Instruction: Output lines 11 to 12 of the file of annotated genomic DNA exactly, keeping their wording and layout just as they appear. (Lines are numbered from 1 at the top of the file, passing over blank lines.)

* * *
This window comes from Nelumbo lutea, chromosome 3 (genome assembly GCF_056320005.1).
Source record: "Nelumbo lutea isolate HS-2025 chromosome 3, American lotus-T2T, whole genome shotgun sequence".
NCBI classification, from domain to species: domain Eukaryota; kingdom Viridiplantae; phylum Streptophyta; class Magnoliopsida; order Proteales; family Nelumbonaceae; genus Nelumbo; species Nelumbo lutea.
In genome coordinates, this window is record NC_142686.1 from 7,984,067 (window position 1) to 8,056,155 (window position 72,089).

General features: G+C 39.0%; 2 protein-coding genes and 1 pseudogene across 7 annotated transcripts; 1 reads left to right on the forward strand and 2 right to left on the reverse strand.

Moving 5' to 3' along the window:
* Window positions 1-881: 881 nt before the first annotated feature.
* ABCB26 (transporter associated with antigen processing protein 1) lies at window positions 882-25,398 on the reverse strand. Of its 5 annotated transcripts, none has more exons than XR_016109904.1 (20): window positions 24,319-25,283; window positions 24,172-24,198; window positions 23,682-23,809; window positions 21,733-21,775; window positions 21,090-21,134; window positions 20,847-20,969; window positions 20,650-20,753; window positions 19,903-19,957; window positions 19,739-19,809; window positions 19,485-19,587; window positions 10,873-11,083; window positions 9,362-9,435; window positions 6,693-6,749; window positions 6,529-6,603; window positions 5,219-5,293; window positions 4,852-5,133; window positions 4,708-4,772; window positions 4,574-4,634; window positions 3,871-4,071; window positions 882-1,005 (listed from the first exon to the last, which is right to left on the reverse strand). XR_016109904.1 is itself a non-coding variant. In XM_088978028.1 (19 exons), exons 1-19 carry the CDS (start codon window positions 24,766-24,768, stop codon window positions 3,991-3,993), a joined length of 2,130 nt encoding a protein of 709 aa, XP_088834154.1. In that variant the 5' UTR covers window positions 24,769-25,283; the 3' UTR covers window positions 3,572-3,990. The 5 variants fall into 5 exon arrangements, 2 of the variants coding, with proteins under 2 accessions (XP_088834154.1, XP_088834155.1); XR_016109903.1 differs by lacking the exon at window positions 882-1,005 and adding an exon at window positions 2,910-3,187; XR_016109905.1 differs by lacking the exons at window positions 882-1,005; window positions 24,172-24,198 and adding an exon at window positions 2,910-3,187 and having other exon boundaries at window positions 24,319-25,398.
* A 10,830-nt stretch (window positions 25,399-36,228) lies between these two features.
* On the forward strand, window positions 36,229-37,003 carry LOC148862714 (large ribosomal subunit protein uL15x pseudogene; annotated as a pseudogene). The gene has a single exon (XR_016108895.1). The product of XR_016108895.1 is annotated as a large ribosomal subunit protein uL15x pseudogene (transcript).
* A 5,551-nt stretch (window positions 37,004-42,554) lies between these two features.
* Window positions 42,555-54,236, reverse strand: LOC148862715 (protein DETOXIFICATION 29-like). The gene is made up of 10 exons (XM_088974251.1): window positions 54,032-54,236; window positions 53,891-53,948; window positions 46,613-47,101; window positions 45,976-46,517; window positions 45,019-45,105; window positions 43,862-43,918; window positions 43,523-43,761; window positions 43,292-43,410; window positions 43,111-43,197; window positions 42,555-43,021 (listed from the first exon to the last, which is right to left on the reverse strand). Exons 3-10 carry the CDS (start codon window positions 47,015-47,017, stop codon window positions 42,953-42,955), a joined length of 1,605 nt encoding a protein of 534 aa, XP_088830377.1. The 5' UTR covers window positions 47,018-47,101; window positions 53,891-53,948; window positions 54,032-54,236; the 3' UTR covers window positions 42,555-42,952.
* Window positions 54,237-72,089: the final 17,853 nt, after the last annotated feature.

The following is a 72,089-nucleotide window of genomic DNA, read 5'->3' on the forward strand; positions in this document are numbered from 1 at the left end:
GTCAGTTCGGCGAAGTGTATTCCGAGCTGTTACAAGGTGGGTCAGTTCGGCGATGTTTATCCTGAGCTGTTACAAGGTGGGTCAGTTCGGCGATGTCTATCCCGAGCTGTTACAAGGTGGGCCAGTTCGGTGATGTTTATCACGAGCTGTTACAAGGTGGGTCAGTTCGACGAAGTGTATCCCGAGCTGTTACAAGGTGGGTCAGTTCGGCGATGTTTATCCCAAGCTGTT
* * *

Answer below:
* A 5,551-nt stretch (window positions 37,004-42,554) lies between these two features.
* Window positions 42,555-54,236, reverse strand: LOC148862715 (protein DETOXIFICATION 29-like). The gene is made up of 10 exons (XM_088974251.1): window positions 54,032-54,236; window positions 53,891-53,948; window positions 46,613-47,101; window positions 45,976-46,517; window positions 45,019-45,105; window positions 43,862-43,918; window positions 43,523-43,761; window positions 43,292-43,410; window positions 43,111-43,197; window positions 42,555-43,021 (listed from the first exon to the last, which is right to left on the reverse strand). Exons 3-10 carry the CDS (start codon window positions 47,015-47,017, stop codon window positions 42,953-42,955), a joined length of 1,605 nt encoding a protein of 534 aa, XP_088830377.1. The 5' UTR covers window positions 47,018-47,101; window positions 53,891-53,948; window positions 54,032-54,236; the 3' UTR covers window positions 42,555-42,952.